Just how strictly does Tennessee construe the formalities relating to the execution of a will?  Very.  In In re Estate of Bill Morris, the Court of Appeals of Tennessee considered what it meant for the witnesses to sign the will.  In this case, the decedent’s son filed a will contest claiming that the decedent’s will was not properly executed because the will was not signed by witnesses as required by Tennessee Code Annotated Section 32-1-104.  This statute requires the testator and at least two witnesses to sign the will.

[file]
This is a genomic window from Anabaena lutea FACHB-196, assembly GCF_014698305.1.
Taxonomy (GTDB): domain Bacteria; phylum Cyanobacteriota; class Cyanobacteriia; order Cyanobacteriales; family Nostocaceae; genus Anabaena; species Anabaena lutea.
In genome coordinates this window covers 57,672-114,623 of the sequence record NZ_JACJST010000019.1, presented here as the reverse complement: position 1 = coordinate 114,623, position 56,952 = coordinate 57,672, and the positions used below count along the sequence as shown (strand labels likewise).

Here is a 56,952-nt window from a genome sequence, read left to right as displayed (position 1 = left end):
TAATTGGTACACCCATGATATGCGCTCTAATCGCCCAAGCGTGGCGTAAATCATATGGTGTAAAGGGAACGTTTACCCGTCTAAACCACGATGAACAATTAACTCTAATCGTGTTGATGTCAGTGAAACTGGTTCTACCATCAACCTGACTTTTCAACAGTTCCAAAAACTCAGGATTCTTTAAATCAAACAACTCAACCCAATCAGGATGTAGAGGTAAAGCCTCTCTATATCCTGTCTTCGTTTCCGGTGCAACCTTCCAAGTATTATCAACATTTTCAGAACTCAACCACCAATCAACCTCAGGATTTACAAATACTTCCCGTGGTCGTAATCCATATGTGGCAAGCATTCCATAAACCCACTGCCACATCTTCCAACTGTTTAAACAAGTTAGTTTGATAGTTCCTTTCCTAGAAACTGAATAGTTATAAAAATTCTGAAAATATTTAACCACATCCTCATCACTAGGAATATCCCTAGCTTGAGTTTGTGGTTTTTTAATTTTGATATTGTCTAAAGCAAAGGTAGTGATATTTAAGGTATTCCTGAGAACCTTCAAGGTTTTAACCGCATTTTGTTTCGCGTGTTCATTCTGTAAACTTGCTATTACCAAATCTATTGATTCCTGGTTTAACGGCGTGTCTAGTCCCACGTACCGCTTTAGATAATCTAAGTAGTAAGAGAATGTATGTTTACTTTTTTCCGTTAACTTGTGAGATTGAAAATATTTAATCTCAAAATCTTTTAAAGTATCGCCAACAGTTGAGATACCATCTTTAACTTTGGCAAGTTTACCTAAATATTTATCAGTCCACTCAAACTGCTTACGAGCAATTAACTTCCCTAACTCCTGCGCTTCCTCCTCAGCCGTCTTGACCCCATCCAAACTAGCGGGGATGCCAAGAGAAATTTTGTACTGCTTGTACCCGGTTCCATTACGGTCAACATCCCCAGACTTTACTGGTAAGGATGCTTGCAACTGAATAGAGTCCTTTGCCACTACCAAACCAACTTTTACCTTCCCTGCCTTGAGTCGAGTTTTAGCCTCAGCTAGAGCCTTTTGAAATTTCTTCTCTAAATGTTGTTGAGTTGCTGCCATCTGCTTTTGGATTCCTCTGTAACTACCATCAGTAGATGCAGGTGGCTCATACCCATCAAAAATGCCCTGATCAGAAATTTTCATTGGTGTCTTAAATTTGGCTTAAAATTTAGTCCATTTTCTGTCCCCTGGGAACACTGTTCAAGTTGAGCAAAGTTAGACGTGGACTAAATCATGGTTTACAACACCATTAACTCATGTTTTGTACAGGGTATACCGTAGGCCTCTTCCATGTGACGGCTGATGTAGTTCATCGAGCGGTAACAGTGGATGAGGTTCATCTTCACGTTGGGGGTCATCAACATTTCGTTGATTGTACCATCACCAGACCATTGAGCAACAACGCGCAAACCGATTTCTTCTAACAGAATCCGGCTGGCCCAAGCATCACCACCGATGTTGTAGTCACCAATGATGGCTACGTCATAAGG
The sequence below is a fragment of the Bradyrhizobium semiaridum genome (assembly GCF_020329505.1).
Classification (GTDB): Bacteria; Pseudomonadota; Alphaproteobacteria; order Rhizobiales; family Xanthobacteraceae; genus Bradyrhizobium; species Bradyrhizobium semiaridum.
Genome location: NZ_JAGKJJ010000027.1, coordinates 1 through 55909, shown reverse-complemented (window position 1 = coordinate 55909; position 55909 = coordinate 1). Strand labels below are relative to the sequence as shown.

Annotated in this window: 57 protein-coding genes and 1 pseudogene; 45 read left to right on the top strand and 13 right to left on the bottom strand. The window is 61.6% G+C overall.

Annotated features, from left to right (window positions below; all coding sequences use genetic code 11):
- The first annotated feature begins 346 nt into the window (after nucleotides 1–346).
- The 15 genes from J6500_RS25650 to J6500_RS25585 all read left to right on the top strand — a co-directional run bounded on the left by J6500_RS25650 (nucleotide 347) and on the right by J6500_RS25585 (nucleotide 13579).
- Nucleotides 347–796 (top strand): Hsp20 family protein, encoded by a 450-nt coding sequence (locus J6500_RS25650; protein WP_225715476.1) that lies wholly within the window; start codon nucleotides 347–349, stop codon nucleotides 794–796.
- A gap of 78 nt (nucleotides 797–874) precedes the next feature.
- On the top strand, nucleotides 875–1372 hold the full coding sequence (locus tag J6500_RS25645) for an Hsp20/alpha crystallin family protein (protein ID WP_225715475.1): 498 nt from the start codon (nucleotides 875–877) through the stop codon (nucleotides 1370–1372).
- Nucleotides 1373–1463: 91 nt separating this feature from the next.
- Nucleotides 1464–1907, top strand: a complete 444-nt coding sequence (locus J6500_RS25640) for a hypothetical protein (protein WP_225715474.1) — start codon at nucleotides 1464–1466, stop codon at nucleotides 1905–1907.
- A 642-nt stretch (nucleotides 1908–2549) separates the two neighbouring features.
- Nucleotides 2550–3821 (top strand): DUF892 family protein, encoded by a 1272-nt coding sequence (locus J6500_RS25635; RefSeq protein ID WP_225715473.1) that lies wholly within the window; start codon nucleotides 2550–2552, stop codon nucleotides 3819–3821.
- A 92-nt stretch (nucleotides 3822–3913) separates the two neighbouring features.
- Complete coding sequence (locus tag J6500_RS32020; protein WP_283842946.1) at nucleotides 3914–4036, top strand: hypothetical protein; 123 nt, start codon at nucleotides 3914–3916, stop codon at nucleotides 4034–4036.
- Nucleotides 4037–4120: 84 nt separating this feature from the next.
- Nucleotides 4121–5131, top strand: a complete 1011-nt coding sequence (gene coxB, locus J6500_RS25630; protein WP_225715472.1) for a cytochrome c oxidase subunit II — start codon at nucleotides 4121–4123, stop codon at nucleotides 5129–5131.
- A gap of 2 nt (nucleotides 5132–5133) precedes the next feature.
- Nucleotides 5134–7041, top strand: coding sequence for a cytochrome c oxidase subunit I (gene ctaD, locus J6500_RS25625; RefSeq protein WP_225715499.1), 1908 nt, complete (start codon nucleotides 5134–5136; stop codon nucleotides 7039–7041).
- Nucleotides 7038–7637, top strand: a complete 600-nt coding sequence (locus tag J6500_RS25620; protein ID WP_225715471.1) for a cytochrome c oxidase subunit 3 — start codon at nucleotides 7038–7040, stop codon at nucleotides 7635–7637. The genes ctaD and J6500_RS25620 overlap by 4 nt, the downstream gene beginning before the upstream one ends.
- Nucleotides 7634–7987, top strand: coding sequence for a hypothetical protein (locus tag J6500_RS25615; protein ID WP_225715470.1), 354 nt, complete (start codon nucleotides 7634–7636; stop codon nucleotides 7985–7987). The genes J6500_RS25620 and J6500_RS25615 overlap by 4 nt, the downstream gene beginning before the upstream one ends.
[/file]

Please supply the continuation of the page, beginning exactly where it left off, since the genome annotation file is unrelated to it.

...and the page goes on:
The decedent signed the second page of the will and immediately following the testator’s signature began on the same page an “affidavit” of the witnesses, which continued onto a third page where the two witnesses signed the affidavit.  While the two witnesses signed the affidavit, they did not sign any other part of the will.  The appellate court ruled that the witnesses, therefore, did not “sign” the will.  Instead, what they had signed was a self-proving affidavit under a separate statute, Tennessee Code Annotated Section 32-2-110.  Thus, the witnesses did not sign the will itself, the will was invalid as improperly executed, and the decedent died intestate.